We provide evidence that Drosophila fed a HFD exhibit central features of mammalian metabolic syndrome, including elevated lipid levels and changes in insulin and glucose homeostasis. Furthermore, the effects of the HFD-induced obesity on the heart are profound, including diminished contractility, conduction blocks and structural defects. The HFD-induced elevation in TG levels is an important marker for this collection of phenotypes as high TG levels are associated with disruptions of lipid and glucose homeostasis, mitochondrial function and other processes (Schaffer 2003, Unger 2003, Ouwens et al., 2005; Van Gaal et al., 2006, van Herpen and Schrauwen-Hinderling 2008), all of which may contribute to high lipid accumulation and heart phenotypes.
Because the insulin-TOR pathway is a key integrator of metabolism, we initiated a comprehensive investigation of both the systemic and tissue-specific effects of altering insulin-TOR signaling under HFD conditions. We found that reduction of pathway activity blocks HFD-induced increased lipid levels in Drosophila. Recent studies have begun to connect insulin-TOR signaling to the regulation of lipid metabolism in flies and mammals (Luong et al., 2006; Li et al. 2010; Lee et al. 2010; this study). For example, the increased lipid synthesis caused by insulin treatment is blocked by reduction of TOR function, and the activation of the TOR pathway leads to fat accumulation (Luong et al., 2006; Porstmann et al., 2008; Li et al., 2010). In addition, TOR function in lipogenesis (and heart function) may be mediated by activation of Sterol Regulatory Element Binding Protein (SREBP) and its lipogenic target genes, including FAS (HY Lim, R.T.B., S.O. and R.B., unpubl.). Therefore, modulation of lipid metabolism is a likely mechanism that mediates the effect of TOR signaling on the HFD phenotype.
To determine the contributions of lipid metabolism to the HFD-induced obesity phenotypes, we examined a key regulator of lipid utilization: the Bmm (ATGL) gene is required for the breakdown of lipid droplets, and encodes a triacylglycerol lipase that is conserved from nematodes to mammals (Gronke et al., 2005; 2007; this study). Drosophila Bmm mutants show significant increases in TGs, while ectopic expression results in the reverse effect of lowering TG levels. Previous studies in mice have shown that systemic mutants of ATGL caused increases in lipid accumulation in non-adipose such as the heart (Haemmerle et al., 2006; Hirano et al., 2008). Here, we find that reduction of TOR function leads to increased Bmm RNA levels and Bmm overexpression prevents the HFD-induced elevation of TG levels. In the heart, Bmm overexpression protects against cardiac dysfunction and fat accumulation inflicted by a HFD. These protective effects by Bmm may stem from modified lipid utilization by the mitochondria. Additionally, lipid droplet lipolysis may also liberate fatty acid ligands for nuclear receptors, which may contribute to changes in mitochondrial biogenesis (Palanker et al., 2009; Finck et al., 2003). Altered insulin-TOR signaling is likely to also likely to increase activity of translation factors involved in mitochondrial function (Zid et al. 2009). Lastly, increases in autophagy have been implicated in the regulation of lipid metabolism via the breakdown of lipid droplets (Kovsan et al., 2009). Thus, reduction of insulin-TOR signaling can coordinately lead to changes in lipid metabolism, which in turn affects organismal physiology under excess dietary fat conditions.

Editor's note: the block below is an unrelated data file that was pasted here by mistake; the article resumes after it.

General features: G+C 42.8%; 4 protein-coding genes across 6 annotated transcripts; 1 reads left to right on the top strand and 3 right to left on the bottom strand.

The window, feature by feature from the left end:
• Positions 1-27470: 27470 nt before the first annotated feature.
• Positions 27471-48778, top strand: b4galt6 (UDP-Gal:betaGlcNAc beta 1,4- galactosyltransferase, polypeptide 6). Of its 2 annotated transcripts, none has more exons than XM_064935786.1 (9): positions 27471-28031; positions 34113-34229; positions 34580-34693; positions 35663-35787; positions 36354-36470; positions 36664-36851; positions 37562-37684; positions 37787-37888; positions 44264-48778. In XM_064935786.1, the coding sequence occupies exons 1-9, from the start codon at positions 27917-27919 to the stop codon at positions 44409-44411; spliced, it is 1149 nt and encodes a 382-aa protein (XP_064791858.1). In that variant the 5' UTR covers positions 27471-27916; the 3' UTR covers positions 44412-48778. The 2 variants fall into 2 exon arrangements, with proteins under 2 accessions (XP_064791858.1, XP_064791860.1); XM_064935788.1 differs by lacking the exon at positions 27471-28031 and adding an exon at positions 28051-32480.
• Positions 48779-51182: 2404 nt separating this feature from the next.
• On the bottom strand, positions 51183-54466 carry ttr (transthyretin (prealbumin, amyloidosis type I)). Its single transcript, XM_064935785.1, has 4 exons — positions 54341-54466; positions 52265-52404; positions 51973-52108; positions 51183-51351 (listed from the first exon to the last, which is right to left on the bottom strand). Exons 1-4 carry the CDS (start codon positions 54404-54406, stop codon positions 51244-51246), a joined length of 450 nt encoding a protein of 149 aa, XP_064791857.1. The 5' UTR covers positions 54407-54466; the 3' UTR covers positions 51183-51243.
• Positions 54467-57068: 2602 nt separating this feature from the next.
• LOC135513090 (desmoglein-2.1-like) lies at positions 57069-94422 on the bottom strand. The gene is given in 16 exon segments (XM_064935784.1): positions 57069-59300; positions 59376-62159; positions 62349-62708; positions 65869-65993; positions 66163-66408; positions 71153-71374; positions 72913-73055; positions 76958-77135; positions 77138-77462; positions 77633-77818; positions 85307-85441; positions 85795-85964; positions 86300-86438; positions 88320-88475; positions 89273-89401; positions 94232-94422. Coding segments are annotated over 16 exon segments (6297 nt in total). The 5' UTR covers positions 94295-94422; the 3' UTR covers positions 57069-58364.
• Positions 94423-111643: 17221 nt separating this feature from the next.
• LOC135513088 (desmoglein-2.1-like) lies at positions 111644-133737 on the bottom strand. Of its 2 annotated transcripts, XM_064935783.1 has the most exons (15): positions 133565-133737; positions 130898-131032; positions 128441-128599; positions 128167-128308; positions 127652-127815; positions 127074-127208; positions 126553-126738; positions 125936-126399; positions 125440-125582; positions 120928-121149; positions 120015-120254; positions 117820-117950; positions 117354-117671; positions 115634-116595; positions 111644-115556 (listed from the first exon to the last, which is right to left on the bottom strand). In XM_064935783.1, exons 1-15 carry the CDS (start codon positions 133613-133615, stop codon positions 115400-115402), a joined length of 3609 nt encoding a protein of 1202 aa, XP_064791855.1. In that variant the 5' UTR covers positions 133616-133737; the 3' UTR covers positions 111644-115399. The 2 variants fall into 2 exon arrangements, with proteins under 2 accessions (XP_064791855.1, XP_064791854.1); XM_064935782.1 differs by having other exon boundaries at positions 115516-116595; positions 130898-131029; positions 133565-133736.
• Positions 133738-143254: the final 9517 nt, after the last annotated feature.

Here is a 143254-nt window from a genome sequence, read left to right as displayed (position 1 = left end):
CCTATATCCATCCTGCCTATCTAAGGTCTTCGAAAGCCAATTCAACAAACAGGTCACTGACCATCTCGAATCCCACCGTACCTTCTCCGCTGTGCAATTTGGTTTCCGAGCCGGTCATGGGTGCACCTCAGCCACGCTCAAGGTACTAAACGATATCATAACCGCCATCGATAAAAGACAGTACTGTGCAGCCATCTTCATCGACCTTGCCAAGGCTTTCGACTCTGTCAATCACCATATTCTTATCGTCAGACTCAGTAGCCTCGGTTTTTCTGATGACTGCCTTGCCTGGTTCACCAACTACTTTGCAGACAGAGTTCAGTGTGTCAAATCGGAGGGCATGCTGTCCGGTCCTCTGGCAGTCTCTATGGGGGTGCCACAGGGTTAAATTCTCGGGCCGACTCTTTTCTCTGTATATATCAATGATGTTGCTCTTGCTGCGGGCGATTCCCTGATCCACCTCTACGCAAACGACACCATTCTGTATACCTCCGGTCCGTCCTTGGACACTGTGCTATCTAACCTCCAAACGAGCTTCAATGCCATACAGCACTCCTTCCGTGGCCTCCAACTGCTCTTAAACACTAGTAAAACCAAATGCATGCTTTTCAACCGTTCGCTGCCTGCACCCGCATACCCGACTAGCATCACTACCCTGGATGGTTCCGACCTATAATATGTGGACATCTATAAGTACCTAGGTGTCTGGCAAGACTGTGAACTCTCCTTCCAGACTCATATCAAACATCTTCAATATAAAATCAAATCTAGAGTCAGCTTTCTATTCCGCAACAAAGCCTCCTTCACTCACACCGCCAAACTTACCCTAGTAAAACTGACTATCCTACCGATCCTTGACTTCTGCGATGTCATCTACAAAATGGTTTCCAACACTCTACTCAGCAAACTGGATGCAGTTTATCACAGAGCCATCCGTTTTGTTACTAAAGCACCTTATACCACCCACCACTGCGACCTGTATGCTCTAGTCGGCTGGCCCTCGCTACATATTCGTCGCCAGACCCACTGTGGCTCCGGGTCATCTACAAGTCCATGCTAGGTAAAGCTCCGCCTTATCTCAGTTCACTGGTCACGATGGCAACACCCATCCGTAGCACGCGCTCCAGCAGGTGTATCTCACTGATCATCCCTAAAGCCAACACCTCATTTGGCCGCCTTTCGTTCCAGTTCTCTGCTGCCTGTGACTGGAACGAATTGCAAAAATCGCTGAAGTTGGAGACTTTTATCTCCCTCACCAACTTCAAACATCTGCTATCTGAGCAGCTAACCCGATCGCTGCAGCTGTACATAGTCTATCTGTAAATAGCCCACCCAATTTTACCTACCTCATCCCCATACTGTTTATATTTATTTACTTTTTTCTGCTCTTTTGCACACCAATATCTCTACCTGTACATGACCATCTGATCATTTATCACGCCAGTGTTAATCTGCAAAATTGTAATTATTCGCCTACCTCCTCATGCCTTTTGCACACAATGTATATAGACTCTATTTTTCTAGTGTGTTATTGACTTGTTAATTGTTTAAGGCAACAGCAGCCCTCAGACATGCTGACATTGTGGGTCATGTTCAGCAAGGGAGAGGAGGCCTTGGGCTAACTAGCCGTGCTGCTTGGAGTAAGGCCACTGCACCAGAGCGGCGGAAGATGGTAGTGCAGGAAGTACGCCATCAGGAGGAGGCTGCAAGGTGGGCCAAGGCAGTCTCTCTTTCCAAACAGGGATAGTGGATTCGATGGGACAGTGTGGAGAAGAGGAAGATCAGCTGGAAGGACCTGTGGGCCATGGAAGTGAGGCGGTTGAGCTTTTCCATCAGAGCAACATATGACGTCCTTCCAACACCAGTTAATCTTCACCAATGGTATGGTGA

A critical step in the regulation of lipid synthesis involves SREBP, which in flies responds to decreased levels of the major membrane lipid phosphatidylethanolamine (PE) by increasing FAS expression (Rawson, 2003). In examining the role of lipid synthesis in relation to the HFD-induced obesity phenotypes, we observed that the transcript levels of FAS decrease in TOR mutants, and that FAS knockdown reduces the deleterious effects of HFD, possibly because of reduced lipid synthesis. Consistent with this idea, loss of SREBP and FAS function in mammalian models leads to low TG levels (Valet et al., 2002; Bentzinger et al., 2008), and loss of Drosophila easily shocked (eas), which encodes an ethanolamine kinase critical for PE synthesis, leads to increased levels of the active form of SREBP, increased FAS expression and thus elevated TG levels (HY Lim and R. B., unpubl.). In addition, this effect is also observed in mammalian hepatocytes where TOR function is required for SREBP activation (Li et al., 2010), and it has been proposed that TOR serves as an important fork in the road of diabetic insulin resistance separating gluconeogenesis from lipogenesis (Li et al. 2010; Laplante and Sabatini 2009; 2010). Collectively, these data support the idea that TOR is required to mediate HFD-induced obesity and ensuing (cardiac) organ defects via multiple mechanisms. Interestingly, reducing or blocking fat accumulation mimics the protective effects of lowered insulin-TOR signaling under a HFD. However, it remains to be determined what it is about the accumulating fat that is detrimental to an organism: Is the fat itself or a side effect of its accumulation that is causing metabolic and physiological dysregulation?